[Technology 1048] Re: online learning - preliminary findings and a call for your experiences

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Silver-Pacuilla, Heidi HSilver-Pacuilla at air.org
Mon Jun 11 09:16:05 EDT 2007


Good morning! Thanks again for letting me host for a week, Mariann, and
to all of you for joining me in an attempt to gather the knowledge in
the field on adults' use of technology to pursue literacy and language
learning. Here is a recap of my study questions, some preliminary
literature findings, and a couple of questions for you.

My charge from NIFL has been to investigate the literacy and language
proficiency thresholds necessary for adults to participate in online
learning successfully. Every noun in that sentence is, I realize,
loaded with assumptions and in need of definition.

My participation on the listserv for the week of June 11 - 15 is to host
a discussion with all of you on my preliminary findings from the
literature as well as to solicit your input to the research based on
your experiences in programs.

Mariann has been kind enough to let me post a request for documentation
or background information on the topic through the listserv before, and
I very much appreciate all the responses and productive leads I received
about how programs are providing learning opportunities to adults not
actively involved in classes.

Here then, to begin, are preliminary findings (and not my full
methodology or bibliography since both are currently incomplete) from
the published and posted literature on adult online literacy and
language learning. I hope you find them validating or provocative (or
both!) and can join in a lively discussion of what's actually happening
in your school or program.

It is not surprising that few published research studies document
independent, self-directed learning - after all, finding and following
independent learners on self-chosen tasks is not typical research.
Therefore, the nets were cast as widely as possible. In the end, most of
what I found is about computer-assisted and online learning that is
supplemental to classroom and program involvement. The implications of
this, of course, are that this knowledge is based on learners who are
already in programs and, as we know, these learners represent only a
small fraction of the adult population with low literacy and English
language proficiency.

Nevertheless, the findings are useful as an important source of
information about the issues and complexities of online learning by
adult learners as well as offering signposts to where strategic supports
could prove helpful for learners working with minimal program or
teacher/facilitator involvement.

There are three main areas I would like to share with the listserv:
program implementation issues, evidence of improvements of basic
literacy and language skills, and student skills and dispositions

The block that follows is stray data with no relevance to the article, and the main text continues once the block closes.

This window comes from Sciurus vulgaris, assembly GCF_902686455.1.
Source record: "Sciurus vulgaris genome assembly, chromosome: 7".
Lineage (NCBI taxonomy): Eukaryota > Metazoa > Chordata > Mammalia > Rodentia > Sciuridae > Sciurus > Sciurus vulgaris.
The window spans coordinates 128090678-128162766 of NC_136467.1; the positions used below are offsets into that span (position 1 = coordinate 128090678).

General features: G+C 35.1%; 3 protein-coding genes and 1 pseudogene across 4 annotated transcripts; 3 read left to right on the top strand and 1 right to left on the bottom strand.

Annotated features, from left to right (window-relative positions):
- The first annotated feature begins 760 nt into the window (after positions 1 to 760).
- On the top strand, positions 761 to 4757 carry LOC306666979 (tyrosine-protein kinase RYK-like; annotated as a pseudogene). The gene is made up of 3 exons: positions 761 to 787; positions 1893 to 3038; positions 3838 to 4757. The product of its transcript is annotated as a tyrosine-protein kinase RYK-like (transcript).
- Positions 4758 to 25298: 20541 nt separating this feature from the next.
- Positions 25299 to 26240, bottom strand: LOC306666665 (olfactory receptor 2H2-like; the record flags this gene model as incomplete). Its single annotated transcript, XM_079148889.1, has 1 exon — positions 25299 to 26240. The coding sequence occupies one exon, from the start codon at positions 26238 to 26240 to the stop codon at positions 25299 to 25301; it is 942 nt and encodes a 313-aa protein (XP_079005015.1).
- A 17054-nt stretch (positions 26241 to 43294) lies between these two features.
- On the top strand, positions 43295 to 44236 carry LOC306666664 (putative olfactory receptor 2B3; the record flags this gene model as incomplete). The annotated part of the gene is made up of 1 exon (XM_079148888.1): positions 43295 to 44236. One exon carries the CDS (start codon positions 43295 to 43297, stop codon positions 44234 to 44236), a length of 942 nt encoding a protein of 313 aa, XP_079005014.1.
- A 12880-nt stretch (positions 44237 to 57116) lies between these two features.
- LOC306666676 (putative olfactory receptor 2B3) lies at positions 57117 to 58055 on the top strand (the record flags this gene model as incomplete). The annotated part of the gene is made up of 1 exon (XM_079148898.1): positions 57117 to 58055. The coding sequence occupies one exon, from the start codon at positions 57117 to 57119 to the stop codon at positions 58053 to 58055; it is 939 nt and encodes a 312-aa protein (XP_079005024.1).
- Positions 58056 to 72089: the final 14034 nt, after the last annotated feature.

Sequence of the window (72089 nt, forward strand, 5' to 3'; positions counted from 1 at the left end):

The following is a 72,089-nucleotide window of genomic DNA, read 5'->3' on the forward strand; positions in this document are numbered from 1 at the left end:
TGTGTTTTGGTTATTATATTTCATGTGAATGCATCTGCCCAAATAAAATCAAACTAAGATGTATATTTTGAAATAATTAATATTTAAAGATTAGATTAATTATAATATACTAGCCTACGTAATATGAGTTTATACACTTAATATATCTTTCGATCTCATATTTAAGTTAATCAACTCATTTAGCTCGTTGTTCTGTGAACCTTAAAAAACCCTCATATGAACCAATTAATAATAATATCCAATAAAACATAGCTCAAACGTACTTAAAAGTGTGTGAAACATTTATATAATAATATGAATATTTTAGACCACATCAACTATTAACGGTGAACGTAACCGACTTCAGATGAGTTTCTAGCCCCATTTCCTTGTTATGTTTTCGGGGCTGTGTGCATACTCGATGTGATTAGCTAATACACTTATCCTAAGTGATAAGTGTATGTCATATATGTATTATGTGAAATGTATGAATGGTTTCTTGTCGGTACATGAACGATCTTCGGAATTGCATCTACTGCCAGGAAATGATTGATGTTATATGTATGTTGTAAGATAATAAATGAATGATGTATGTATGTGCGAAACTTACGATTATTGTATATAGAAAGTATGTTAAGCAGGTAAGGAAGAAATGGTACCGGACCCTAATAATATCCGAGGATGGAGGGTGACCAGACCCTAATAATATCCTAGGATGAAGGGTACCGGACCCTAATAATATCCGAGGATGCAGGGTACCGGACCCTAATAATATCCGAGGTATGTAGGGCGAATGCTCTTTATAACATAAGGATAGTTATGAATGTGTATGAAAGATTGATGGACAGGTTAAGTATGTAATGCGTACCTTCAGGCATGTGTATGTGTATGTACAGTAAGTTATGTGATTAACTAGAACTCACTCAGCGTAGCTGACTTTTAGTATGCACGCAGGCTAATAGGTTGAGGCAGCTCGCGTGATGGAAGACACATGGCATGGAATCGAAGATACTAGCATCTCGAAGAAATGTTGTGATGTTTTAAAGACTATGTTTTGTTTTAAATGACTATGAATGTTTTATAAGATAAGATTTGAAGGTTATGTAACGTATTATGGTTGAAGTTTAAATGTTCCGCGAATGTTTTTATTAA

associated with successful technology-based and online learning. I'll
share them in successive posts through the week.

To start, here are some key findings on implementation issues from a
review of program and project evaluations:

1. Online learners and teachers need support - pure online delivery is
not best practice for adult literacy and ESOL learners. Support could
include:
- a facilitator at least some time for students,
- student-to-student communication,
- readily available tech support for both teachers and students, and
- a peer group for teachers of distance courses as teachers learn the
new medium

2. Induction programs or computer literacy skills pre-requisites set the
stage for success

3. Students are eager to learn computer literacy skills alongside
content

4. Supplemental online learning can be a positive option that increases
students' overall improvement, retention, and persistence

5. The quality of the equipment and the connection -on both ends - makes
a significant difference for the success of the experience and all
surveys point to the realization that most students do not have access
to high quality computers and broadband Internet service nor do programs
take learner costs (such as connectivity) into consideration.

So, how do these findings correlate with your experience and knowledge?
Can you share an example that confirms, challenges, or adds to them?





Today's Topics:

1. [Technology 1047] Heidi Silver-Pacuilla, research findings
(Mariann Fedele)


----------------------------------------------------------------------

Message: 1
Date: Thu, 7 Jun 2007 16:19:19 -0400
From: "Mariann Fedele" <MariannF at lacnyc.org>
Subject: [Technology 1047] Heidi Silver-Pacuilla, research findings
To: "The Technology and Literacy Discussion List"
<technology at nifl.gov>
Message-ID:
<6E8BC13A30982C44BCD32B38FB8F5AB8440888 at lac-exch.lacnyc.local>
Content-Type: text/plain; charset="us-ascii"

Dear Tech list colleagues,

I'm very pleased to announce that Heidi Silver-Pacuilla will be
rejoining the Tech list beginning on Monday, June 11th to discuss her
preliminary research findings on the language and literacy proficiency
thresholds necessary for adults to participate in online learning
successfully. You may recall that Heidi joined the tech list several
months ago to ask for you professional wisdom and input on this topic.

Heidi will also be soliciting your further input on her findings and the
research relative to your own experience and tell us a bit more about
the direction of the project.



Looking forward to hearing from all of you,

Mariann





Mariann Fedele

Director,

NYC Regional Adult Education Network

Literacy Assistance Center

Moderator,
NIFL Technology and Literacy Discussion List
32 Broadway 10th Floor
New York, New York 10004
212-803-3325
mariannf at lacnyc.org
www.lacnyc.org